Meet the Ostermeyers, friends of Zagora through the blog

Malcolm (Mac) and Carol Ostermeyer with archaeologist Paul Donnelly at Batsi, on Andros, in July 2015
From left: Malcolm (Mac) and Carol Ostermeyer with archaeologist Paul Donnelly at Batsi, on Andros, in July 2015. Photo by Tiffany Donnelly.
By Tiffany Donnelly

Malcolm (Mac) and Carol Ostermeyer have spent their summer holidays on Andros almost every year since discovering the island in the mid 1990s. The couple, who live in Lancaster, UK, first came on an organised walking tour of the island and heard about Zagora from a local tour guide. They continue to stay in Batsi every summer, attracted by the lovely beach and the fact that it’s a little off the beaten tourist track. The Kantouni, home base for the Zagora dig team, is their favourite local haunt, and although the Ostermeyers have never been in Batsi during the dig season, they heard about the excavations and were immediately interested in knowing more. Encountering archaeologist Dr Paul Donnelly on a family holiday at Kantouni recently has further piqued their interest.

Both Carol and Mac have a great interest in the historical background of Andros. They have explored the island extensively and have been conscious of the history of the place since they first visited. A former civil servant, Mac has nurtured a love of Greek history since he was a small child. The couple have explored the local Byzantine church and the mainly classical site of Paleopolis, with its submerged jetty a place of particular interest. They knew Zagora was a Geometric period site which had only been occupied for a short time, but until encountering the Zagora website and blog they knew little else. “Learning more about Zagora through the blog has helped us understand other sites on the island and how they fit into the history of the place,” says Mac. “Andros is quite important; there was a flourishing school and at least one of the emperors was educated here. And the influence of the Phoenicians is significant.”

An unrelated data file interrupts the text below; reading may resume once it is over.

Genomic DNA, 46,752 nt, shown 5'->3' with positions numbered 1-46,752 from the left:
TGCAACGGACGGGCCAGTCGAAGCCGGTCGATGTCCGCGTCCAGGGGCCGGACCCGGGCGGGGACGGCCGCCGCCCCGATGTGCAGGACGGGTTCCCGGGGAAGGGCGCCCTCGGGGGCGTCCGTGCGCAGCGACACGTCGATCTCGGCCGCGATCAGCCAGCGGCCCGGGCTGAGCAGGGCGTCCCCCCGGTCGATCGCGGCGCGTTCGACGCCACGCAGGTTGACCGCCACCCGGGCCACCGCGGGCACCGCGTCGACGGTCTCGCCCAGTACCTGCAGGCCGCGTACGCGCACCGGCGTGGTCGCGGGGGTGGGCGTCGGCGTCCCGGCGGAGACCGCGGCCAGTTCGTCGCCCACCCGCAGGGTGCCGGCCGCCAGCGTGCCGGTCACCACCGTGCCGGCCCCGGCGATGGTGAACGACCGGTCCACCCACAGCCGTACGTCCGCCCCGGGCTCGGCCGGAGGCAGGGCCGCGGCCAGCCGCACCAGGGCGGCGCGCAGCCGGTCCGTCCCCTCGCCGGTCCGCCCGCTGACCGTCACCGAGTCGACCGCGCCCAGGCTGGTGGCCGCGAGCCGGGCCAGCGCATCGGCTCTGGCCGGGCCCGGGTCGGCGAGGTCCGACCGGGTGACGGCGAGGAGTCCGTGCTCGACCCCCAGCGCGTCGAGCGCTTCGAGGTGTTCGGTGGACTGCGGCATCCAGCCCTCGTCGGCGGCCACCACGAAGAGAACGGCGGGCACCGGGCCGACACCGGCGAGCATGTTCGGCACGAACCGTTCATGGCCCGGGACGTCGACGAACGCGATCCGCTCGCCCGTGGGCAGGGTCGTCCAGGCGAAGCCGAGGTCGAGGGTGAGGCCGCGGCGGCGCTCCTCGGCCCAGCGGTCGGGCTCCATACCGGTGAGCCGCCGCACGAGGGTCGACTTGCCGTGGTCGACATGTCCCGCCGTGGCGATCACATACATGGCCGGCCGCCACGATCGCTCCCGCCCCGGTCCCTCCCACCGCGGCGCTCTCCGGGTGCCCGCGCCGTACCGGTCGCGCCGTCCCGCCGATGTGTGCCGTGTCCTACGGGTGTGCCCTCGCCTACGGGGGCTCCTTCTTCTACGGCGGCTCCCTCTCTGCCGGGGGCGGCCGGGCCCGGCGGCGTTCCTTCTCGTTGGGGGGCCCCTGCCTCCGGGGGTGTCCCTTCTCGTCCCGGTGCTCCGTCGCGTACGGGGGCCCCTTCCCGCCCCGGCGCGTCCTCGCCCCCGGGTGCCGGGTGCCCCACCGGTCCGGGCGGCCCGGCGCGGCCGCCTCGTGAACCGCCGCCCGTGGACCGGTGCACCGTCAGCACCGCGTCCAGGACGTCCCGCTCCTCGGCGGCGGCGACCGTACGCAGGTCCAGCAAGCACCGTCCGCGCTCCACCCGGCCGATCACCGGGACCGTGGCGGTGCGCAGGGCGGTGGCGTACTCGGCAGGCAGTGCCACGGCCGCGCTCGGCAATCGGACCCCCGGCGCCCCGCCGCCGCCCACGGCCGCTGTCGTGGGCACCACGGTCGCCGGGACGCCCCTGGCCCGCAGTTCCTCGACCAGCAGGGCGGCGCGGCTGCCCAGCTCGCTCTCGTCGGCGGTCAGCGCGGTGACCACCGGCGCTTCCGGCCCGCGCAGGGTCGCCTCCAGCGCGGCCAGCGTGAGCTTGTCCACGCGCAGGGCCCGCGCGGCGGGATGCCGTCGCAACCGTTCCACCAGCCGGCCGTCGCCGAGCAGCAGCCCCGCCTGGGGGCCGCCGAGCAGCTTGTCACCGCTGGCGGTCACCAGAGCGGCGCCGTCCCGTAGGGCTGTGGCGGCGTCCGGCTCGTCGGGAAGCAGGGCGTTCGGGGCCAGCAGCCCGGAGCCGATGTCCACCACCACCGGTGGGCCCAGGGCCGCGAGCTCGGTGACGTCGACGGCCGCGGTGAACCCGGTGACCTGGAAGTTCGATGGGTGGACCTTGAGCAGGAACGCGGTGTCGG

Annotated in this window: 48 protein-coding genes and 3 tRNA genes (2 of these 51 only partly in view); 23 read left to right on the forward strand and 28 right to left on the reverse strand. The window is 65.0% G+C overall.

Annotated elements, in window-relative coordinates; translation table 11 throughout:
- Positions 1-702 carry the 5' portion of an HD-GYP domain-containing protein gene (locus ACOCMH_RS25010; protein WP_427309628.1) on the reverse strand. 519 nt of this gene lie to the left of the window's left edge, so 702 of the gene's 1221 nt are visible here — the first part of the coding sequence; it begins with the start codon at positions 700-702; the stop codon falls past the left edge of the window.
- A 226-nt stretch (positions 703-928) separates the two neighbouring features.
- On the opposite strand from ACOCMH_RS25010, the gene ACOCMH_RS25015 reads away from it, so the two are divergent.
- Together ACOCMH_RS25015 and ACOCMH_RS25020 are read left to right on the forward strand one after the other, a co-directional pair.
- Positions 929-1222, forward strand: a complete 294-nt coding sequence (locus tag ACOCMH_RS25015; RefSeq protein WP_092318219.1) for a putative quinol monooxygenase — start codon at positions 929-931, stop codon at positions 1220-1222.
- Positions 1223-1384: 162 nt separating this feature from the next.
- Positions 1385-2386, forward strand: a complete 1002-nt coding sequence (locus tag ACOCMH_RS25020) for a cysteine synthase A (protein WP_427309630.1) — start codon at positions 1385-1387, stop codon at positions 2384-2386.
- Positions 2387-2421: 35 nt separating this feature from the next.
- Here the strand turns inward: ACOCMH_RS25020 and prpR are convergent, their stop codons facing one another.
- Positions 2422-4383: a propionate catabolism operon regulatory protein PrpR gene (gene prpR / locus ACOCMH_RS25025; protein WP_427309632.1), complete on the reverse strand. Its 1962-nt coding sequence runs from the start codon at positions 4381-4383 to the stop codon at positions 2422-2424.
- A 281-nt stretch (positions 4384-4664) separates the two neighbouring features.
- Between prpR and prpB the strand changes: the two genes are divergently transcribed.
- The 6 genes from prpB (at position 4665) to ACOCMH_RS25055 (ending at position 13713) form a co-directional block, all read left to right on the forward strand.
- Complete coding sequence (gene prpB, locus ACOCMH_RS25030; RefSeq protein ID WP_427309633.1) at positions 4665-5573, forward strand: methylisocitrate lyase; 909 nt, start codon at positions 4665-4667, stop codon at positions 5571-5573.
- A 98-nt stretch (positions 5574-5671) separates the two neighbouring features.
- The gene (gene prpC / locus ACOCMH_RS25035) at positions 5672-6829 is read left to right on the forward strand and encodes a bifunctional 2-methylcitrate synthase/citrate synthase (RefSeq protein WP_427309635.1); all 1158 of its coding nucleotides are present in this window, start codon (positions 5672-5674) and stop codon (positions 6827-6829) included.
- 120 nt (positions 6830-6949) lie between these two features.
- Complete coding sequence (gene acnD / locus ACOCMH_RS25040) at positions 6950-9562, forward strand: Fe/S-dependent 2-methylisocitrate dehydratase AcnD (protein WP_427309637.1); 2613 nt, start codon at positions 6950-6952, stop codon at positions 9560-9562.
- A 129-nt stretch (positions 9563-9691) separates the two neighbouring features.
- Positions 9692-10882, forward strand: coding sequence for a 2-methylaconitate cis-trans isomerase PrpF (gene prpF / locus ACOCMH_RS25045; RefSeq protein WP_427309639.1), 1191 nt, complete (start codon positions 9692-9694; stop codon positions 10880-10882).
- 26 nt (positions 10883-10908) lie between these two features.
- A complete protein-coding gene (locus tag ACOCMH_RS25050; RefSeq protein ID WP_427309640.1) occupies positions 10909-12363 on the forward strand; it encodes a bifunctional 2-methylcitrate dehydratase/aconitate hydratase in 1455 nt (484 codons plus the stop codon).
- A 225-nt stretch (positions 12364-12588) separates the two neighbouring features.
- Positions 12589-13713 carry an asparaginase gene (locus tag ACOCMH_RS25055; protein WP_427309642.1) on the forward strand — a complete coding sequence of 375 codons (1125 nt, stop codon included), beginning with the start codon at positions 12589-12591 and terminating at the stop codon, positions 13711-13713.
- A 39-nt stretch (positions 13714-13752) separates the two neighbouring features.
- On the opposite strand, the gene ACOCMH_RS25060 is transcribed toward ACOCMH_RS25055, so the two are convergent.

The couple have engaged actively with the blog since first hearing about it, and Mac even sports his own Zagora T-shirt. “The technical information and the little clips on the site are fantastic,” says Mac, “and we love all the photos of the social events.”

For Carol, a former special needs teacher, learning more about Zagora from the excavation website has brought the site to life for her. “You can’t understand anything about the present and the future unless you understand the past,” she says. “Up to now Andros has been a place for us to go and collapse on the beach, and the dig has opened my eyes to so much more. I now see ghostly figures from the past toiling up and down the slope. I’ve wondered a lot about the people and what their lives were like. Why they built just there. What happened and why they left it. I was absolutely blown away by the information that’s now available.”

Carol and Mac haven’t yet been down to the site but after talking to Paul over a frappe at Kantouni they say they will one day make the difficult trek. For now though they content themselves with the blog, and with standing at the railing of the ferry and looking out as they pass the historic headland.

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